Results from the World Ports Sustainability Program’s second COVID19 Port Economic Impact Barometer show the Coronavirus disease (COVID-19) crisis has 35% of ports reporting an increase in utilization of warehousing and distribution facilities in the last week for foodstuffs and medical supplies, whilst other ports report both over- and under-utilization of their storage facilities, depending on cargo type.
“This time, 90 ports around the world have responded, with Africa, South America and the Caribbean being better represented than in the first survey. The total mix of ports participating has changed somewhat in terms of composition, so a week-by-week comparison should take this into account,” says Patrick Verhoeven, managing director of the International Association of Ports and Harbors (IAPH). “We are pleased the report has attracted interest from around the world, with three regional port associations assisting us in getting more ports on board with their anonymous answers to six simple questions.”
A mixed picture – over-utilization in some ports with under-utilization in others
Nearly 35% of ports report an increase in utilization of warehousing and distribution facilities for foodstuffs and medical supplies, with some ports reporting capacity shortages. Last week, these figures were slightly different with more ports reporting a major increase in utilization levels (10% then vs. 2% this week) and with less ports reporting a minor under-utilization (10% then vs. 5% this week). The situation for consumer goods has almost remained the same, although there is an increase in the share of ports dealing with major increases in utilization or facing capacity shortages (11% now vs. 8% last week). In the dry and liquid bulk markets, almost two thirds of the respondents see no changes in utilization levels. The remaining ports are fairly evenly distributed between under-utilization and increased utilization of storage facilities.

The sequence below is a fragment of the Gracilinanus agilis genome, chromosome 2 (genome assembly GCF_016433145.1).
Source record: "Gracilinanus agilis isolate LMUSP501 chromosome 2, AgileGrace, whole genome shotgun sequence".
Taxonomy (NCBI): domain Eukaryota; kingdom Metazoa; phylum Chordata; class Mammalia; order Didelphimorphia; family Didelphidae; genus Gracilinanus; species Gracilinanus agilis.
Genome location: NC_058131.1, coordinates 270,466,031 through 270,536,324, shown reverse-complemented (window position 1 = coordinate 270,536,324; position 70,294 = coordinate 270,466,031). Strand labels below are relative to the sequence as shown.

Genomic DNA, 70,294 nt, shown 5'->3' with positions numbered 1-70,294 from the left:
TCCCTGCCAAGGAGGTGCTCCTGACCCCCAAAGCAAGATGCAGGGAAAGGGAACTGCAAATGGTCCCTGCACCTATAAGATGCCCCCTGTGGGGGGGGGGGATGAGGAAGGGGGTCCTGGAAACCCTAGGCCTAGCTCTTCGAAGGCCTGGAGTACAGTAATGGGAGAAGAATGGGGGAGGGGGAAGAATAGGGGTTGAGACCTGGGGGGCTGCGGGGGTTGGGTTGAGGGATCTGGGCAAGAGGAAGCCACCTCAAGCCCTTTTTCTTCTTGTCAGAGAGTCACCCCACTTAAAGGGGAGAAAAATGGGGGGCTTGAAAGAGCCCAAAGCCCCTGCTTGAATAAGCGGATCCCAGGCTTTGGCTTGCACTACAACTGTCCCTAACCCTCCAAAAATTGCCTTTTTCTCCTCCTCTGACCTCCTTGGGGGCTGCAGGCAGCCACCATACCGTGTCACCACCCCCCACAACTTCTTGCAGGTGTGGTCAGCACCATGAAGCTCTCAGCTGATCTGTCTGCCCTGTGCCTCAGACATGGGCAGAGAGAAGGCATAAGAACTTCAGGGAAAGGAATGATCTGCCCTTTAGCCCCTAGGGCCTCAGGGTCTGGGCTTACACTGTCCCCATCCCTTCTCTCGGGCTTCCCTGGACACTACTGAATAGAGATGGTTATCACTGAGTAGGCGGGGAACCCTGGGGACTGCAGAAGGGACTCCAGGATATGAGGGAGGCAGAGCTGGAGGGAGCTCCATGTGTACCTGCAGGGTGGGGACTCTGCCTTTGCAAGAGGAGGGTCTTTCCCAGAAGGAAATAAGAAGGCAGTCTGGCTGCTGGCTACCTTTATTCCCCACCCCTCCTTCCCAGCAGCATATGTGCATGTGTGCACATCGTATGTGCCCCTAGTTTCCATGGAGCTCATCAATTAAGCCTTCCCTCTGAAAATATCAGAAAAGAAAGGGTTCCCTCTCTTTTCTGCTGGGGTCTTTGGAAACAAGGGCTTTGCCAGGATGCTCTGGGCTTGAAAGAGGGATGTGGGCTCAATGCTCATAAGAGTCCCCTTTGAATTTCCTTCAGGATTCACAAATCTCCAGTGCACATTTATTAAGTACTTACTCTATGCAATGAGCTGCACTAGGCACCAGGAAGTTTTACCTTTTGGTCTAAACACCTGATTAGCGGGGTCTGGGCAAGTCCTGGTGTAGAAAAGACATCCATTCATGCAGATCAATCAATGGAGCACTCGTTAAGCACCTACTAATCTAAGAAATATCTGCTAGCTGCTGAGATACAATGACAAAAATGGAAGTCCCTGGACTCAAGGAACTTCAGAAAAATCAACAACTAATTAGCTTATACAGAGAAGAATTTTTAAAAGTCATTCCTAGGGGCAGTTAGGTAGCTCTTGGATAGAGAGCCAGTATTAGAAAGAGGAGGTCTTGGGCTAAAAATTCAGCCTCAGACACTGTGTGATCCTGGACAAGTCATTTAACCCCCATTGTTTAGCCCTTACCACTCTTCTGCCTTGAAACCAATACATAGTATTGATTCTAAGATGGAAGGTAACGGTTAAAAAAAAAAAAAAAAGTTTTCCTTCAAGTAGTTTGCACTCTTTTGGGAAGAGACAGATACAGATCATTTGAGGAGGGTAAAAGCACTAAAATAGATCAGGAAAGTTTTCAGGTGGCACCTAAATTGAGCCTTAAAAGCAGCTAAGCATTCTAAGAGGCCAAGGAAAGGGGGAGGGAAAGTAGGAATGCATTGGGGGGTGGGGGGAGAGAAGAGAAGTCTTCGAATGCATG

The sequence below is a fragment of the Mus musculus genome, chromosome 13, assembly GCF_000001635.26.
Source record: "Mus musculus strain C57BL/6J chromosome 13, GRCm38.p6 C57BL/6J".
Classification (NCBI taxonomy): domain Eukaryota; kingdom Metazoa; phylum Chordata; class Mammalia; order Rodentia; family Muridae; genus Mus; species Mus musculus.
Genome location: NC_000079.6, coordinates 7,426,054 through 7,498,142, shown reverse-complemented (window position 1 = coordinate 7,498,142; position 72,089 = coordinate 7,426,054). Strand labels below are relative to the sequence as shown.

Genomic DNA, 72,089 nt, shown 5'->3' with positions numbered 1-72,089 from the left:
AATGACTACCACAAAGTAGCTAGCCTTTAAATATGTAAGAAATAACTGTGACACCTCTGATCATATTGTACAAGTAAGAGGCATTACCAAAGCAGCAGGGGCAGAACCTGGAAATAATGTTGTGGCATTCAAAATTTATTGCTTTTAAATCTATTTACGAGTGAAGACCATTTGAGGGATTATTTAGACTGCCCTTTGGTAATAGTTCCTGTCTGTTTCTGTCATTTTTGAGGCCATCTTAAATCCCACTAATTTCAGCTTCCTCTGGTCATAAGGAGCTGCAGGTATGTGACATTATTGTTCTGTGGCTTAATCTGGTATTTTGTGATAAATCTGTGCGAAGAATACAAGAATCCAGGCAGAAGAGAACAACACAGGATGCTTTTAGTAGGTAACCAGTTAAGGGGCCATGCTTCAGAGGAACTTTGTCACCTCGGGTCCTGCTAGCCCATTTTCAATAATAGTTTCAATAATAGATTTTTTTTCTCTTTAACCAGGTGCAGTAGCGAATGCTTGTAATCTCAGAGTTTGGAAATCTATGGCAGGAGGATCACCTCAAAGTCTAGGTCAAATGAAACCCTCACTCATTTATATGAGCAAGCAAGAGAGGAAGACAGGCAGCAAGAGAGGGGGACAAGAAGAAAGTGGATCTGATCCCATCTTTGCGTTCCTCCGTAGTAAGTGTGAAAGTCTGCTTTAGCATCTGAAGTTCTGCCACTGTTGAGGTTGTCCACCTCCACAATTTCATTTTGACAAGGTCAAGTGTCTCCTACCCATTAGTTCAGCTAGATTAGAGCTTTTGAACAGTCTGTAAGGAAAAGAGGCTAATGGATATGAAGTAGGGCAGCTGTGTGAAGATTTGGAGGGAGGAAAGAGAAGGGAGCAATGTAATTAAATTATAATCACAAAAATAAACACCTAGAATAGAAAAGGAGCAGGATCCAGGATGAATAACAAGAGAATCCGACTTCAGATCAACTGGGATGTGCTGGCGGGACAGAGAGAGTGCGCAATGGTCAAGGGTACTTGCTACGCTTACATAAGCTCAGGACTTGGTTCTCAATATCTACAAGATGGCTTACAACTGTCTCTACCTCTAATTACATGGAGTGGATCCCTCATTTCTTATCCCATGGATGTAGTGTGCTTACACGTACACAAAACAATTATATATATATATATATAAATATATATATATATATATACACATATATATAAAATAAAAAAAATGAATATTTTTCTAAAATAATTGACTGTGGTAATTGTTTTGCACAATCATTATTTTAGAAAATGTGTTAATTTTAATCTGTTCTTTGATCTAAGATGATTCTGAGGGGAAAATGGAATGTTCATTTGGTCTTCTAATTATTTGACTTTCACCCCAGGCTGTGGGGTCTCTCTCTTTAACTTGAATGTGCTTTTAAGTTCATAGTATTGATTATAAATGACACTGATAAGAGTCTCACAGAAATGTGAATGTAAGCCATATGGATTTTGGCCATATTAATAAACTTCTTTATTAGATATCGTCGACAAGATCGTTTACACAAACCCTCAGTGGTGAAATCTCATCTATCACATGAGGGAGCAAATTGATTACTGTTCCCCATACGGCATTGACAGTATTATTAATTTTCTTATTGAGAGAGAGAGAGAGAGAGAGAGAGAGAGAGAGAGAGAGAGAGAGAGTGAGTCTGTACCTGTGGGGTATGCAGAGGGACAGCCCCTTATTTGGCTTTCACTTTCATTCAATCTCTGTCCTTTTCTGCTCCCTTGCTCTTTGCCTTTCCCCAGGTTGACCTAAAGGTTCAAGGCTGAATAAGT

Several ports report an increase in port and terminal utilization due to an increase in the imports of essential goods, such as grains (rice, wheat). Stockpiling practices of importers have also emerged and as a result a major increase in capacity utilization for these deliverables is not uncommon. Other ports reported strategic storage of liquid bulks by traders in anticipation of future commodity price developments. The most critical situation recorded is for the automotive industry. As dealers fail to collect their new cars (due to a collapse in sale), overcrowding of relevant storage areas near some quaysides has been reported.
On the other end of the spectrum, conventional cargo storage has dipped significantly, a phenomenon which has been reported before the COVID-19 outbreak. In addition, where strategic storage is not taking place, ports have reported dips in liquid bulk cargo, especially for imported fuels and power generation-related products. This has been either due to low consumer demand (e.g. petrol for cars) or due to a lack of industrial production and mild climate. Similarly, ports report less or no vessels carrying cement and sand in bulk as per usual volumes for the year due to the halt in construction works.
“In the coming weeks, we foresee major changes taking place in cargo flows as we begin to see the impact of blank sailings, especially in the container shipping sector on the main Asia-Europe and Transpacific trades,” says professor Theo Notteboom of WPSP co-author of the report. “This will cascade into other trade lanes as well, so its vitally important for us to view the overall impact on port calls, operations, restrictions, port staffing, hinterland transportation and storage as well as future prospects for international trade to and from ports.”
“Vessel calls, utilization of warehousing and distribution factories, and connections to hinterland have been affected in many different ways. Workforce practices and procedures have changed. The growing interest of ports has allowed to further detail the exact trend, and we are looking forward to report the conditions of many more in the next edition of the barometer," adds professor Thanos Pallis.